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Destiny in the Details

Destiny in the Details

Jan 26, 2024 By Rachel Rosenthal | Commentary | Beshallah

Why are those small moments so poignant? It seems to be a strange question to ask at this climactic point of the Torah. This week’s parashah, Beshallah, contains one of the Torah’s biggest moments. The Israelites finally break free of the Egyptians, crossing the Red Sea on dry land while the Egyptians drown in the closing sea behind them. Jubilant in their triumph, they sing to God, led by Moses and Miriam. For a brief moment, they are united in their faith and in the glory of the moment.

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Lilli Shvartsmann – Senior Sermon (RS ’24)

Lilli Shvartsmann – Senior Sermon (RS ’24)

Jan 25, 2024 By JTS Senior Sermon | Commentary | Senior Sermon | Beshallah

Beshallah All the Class of 2024 Senior Sermons

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Timely Insights, Timeless Wisdom 

Timely Insights, Timeless Wisdom 

Jan 22, 2024 By The Jewish Theological Seminary | Public Event video | Video Lecture

Join JTS’s renowned faculty to learn about their current work and greatest passions. Drawing on their expertise, scholars will offer inspiring learning and expose us to new ideas and insights that help us connect the Jewish past with the Jewish future. Topics will include: 

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“Zion in the Diaspora”: How Jews Imagined They Lived in Zion Wherever They Actually Lived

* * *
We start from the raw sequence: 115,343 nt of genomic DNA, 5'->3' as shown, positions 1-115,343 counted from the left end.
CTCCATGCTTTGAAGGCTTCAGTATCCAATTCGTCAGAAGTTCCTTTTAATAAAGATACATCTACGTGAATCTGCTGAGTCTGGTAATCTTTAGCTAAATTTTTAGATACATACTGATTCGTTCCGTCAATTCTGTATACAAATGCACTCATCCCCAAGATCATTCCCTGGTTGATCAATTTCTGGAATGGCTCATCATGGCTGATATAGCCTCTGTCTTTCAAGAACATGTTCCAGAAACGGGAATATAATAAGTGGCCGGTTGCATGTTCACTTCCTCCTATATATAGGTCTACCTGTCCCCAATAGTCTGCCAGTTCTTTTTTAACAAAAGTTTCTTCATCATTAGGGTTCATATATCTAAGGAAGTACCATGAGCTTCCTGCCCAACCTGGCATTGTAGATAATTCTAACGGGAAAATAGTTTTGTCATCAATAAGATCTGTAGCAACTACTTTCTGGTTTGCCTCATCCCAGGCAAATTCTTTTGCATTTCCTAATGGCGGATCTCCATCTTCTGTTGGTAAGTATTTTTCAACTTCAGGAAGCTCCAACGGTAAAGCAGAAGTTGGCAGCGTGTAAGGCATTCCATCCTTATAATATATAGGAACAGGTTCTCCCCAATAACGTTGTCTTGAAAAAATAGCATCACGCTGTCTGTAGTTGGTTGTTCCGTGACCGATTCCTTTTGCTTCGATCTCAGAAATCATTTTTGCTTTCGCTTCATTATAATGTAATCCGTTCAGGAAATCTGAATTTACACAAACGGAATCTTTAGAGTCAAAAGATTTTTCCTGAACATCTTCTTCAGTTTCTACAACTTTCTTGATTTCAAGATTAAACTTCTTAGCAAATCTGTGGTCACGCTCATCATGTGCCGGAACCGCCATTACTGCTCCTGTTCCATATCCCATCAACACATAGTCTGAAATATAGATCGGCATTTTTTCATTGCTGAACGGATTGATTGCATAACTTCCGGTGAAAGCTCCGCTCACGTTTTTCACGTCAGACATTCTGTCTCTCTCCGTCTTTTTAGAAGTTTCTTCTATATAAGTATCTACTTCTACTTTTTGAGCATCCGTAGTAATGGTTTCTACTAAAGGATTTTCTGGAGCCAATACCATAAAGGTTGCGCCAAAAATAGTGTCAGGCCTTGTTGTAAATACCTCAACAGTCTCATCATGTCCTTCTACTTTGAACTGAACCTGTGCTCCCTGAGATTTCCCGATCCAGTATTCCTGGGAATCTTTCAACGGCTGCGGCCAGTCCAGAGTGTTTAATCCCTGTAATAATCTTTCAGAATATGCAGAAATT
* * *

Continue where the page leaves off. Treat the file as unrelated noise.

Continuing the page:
“Zion in the Diaspora”: How Jews Imagined They Lived in Zion Wherever They Actually Lived

Jan 22, 2024 By David C. Kraemer | Public Event video | Video Lecture

Jews through the ages have hoped that one day the Messiah would come, leading them back to Zion. But in the meantime, they lived all over the world, making homes in one diaspora or another. And remarkably, they often spoke of their diaspora homes as “Zion,” a place of redemption long before actual redemption. In this session, we will examine multiple such teachings and traditions including teachings of the great Maharal of Prague (16th century), early Hasidic masters (18th century), and others. We will consider what it means for Jews to imagine themselves in their eternal homes while living abroad

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Between the Lines: Soloveitchik’s Children

Between the Lines: Soloveitchik’s Children

Jan 22, 2024 By Library of the Jewish Theological Seminary | Public Event video | Video Lecture

Professor Arnold Eisen, chancellor emeritus and professor of Jewish Thought at JTS and author Daniel Ross Goodman discuss Soloveitchik’s Children, a book that delves into how three of Soloveitchik’s most influential disciples in Jewish thought and philosophy—Rabbi Irving “Yitz” Greenberg, Rabbi David Hartman, and Jonathan Sacks—learned from and adapted his teachings in their own ways, while advancing his philosophical and theological legacy.

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What Do Tefillin Do?

What Do Tefillin Do?

Jan 19, 2024 By Lara Rodin | Commentary | Bo

Our sages explained that the placement of our tefillin as a “sign upon our hands” and a “reminder on our foreheads” is meant to represent the intellect (tefillin shel rosh) and the physicality (tefillin shel yad) of a person. For Keli Yakar, Rabbi Shlomo Ephraim ben Aaron Luntschitz, both the tefillin that sits on our arm and the tefillin that sits above our eyes are meant to represent the dichotomy that is at play between thought and action.